Not the cheeriest of months… well, as long as we don’t count the Paw Patrol movie. Although I am partial to kids’ fare (which, in my view, requires extraordinary skill to pull off well), I must point out that this particular cinematic offering was enforced viewing as part of a childcare stint. But rules is rules, so it must be recorded on these pages. Mind you, it was a more-than-passable time filler, with plenty of vivid, screen-popping visuals to entertain my young companion. It didn’t move me to explore the eponymous pooches’ TV output, although I was pleased to have the opportunity to discover what’s fed to little ones on the small screen these days. But more than anything else, I was intrigued by the curious accent choices of the characters: many spoke with identifiably British voices, but while using American vocab and construction. Some bizarre form of cultural imperialism in action?
I may have typed too soon about the lack of cheer. One more lightweight feature was notched up in October, during another ‘duty’ session: the original Lion King from 1994. It stands up well, but my co-viewer declared (quite rightly) that Bambi is better. And perhaps I ought to include Jaws in this non-hefty category as well. I’ve never been an ardent fan to what’s commonly referred to as the first summer blockbuster, but I happily settled down to it as a form of preparation for the superb play, The Shark Is Broken, currently on a West End run. What can I say: I enjoyed rewatching it, even as I chuckled at the earnest naffness of it all. I know I’m not the first to make this point, but it really is true that the finest sequences are those prior to the shark’s appearance, highlighting Spielberg’s abilities to create tension seemingly by doing nothing at all.
The remainder of the month’s viewing delved into darker territories, both metaphorically and aesthetically. Abigail’s Party (technically a play filmed for TV, but now possessed of sufficient stature to warrant inclusion in a cinematic write-up) wasn’t without its moments of high comedy. But in true Mike Leigh style, each came dripping with acid, with every round of drinks leading closer and closer to a conclusion that managed to be both absurd and moving. This is correctly hailed as a classic of 1970s social observation, and many of its insights ring true today. The film’s peculiarly British style of realism was also on display in County Lines (dir. Henry Blake) albeit in an entirely manner. Performances of almost documentary-like accuracy were the outstanding feature of this story of a young boy drawn into the world of drug trafficking. And even if some of the pacing didn’t always ring true, there’s no denying the anger and the passion behind this presentation of a profoundly troubling modern problem.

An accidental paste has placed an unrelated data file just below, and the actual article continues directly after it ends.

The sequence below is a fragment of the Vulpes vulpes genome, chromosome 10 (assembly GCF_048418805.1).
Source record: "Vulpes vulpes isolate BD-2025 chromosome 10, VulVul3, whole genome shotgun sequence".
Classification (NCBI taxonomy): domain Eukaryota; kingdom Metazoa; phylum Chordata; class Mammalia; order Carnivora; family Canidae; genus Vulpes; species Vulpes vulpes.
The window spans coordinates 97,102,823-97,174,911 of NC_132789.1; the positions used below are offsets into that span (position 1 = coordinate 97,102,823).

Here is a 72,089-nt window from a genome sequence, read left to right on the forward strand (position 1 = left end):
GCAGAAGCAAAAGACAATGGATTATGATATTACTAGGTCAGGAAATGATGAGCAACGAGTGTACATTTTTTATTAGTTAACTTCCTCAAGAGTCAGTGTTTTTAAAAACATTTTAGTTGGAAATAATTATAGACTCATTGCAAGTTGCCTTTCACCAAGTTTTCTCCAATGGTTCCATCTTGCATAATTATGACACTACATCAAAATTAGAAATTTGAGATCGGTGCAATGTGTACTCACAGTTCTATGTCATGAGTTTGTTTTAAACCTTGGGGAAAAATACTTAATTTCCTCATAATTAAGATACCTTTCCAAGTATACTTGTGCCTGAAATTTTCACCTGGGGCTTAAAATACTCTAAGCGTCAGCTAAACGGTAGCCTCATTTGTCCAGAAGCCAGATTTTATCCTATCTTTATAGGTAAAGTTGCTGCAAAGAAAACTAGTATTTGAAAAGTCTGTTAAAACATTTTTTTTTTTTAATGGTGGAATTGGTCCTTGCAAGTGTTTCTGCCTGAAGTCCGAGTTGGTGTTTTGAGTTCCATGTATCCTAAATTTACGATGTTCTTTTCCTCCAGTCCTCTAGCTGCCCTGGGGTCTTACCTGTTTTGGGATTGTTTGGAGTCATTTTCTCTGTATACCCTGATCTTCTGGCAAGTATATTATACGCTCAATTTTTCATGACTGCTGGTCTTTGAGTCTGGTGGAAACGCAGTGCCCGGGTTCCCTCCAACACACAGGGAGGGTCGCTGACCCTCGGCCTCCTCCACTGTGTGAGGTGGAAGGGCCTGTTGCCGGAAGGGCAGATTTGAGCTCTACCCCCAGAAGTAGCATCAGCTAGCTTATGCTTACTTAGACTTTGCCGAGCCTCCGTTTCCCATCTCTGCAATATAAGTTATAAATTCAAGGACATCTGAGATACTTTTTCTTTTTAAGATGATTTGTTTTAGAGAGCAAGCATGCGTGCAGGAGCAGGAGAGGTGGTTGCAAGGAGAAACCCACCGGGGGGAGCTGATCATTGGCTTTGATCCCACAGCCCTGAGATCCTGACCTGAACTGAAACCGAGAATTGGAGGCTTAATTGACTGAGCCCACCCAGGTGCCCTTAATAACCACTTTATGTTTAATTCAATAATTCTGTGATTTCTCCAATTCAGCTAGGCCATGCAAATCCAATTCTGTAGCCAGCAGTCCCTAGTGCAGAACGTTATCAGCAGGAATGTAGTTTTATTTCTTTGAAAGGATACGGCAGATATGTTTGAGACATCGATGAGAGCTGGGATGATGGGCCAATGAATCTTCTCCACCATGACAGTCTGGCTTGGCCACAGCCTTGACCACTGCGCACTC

Certainly, the loudest film of the month was Denis Villeneuve’s Dune, although it had much to offer beyond Hans Zimmer’s take-no-prisoners score. I have no desire to be churlish about a glossy epic that skimmed over its bloated running time with the elegance displayed by the ingenious vehicles on screen. So much here worked beautifully, from the performances, to the handling of the plot and the juxtaposition of quieter moments with more explosive sequences. But throughout my time on Arrakis, I couldn’t shake off a sense of disappointment that the designers didn’t feel bold enough to move away from visual tropes we’ve seen one time too many, specifically in relation to the costumes, and the depiction of desert dress codes (ie Middle Eastern garb) versus off-world ones (read: ‘western’ gear). Perhaps, 8,000 years from now, women belonging to secretive religious movements will still be wearing dark veils, but it would have been gratifying to see at least an attempt to offer different concepts and ideas in this area. That said, I will be amongst the first queuing for part 2.
A young man’s journey of (somewhat more doomed) self-discovery was also the central thrust of Martin Eden, Pietro Marcello’s adaptation of the Jack London novel, with the action moved from America to Italy. Although the final act was too rushed, with the effect of diminishing the title character’s descent into self-destruction, most of what came before was unforced and affecting.
And finally, the very darkest sides of humanity were explored in The Sorrow And The Pity (Marcel Ophuls’ masterful documentary about WWII collaboration in rural France) and The Silence Of The Lambs (Jonathan Demme’s equally insightful take on the Thomas Harris novel about the complex interaction between a novice FBI agent and a serial killer.) In no way do I wish to trivialise the suffering caused during the Second World War by comparing it with what is, in many ways, an edge-of-your-seat thriller. I’m actually attempting the reverse: ever since I first saw it, I’ve asserted that Lambs is one of the most probing, humane and intelligent examinations of the human psyche. And it is in that sense that I think it deserves to be given a place next to the Ophuls; they both stare right into the core of the bleakest of human hearts, and they both succeed in finding the glimmers of light we all need to see in order to hold on to some sort of faith.